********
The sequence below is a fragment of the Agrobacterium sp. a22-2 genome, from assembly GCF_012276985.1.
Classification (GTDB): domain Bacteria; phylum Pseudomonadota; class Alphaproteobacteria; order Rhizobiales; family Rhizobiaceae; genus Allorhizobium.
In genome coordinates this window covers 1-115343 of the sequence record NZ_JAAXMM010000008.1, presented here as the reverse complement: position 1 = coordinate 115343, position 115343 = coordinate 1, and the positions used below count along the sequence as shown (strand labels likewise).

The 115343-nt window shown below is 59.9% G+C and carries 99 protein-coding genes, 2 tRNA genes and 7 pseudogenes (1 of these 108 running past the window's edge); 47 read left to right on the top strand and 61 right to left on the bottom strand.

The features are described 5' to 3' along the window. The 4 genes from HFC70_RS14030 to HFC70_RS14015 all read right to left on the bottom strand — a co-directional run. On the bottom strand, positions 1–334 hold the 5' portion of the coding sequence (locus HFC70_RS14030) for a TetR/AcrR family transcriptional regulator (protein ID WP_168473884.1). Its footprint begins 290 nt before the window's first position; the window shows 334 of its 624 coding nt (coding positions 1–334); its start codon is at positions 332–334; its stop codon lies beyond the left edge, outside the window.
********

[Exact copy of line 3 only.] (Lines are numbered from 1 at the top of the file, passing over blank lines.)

In genome coordinates this window covers 1-115343 of the sequence record NZ_JAAXMM010000008.1, presented here as the reverse complement: position 1 = coordinate 115343, position 115343 = coordinate 1, and the positions used below count along the sequence as shown (strand labels likewise).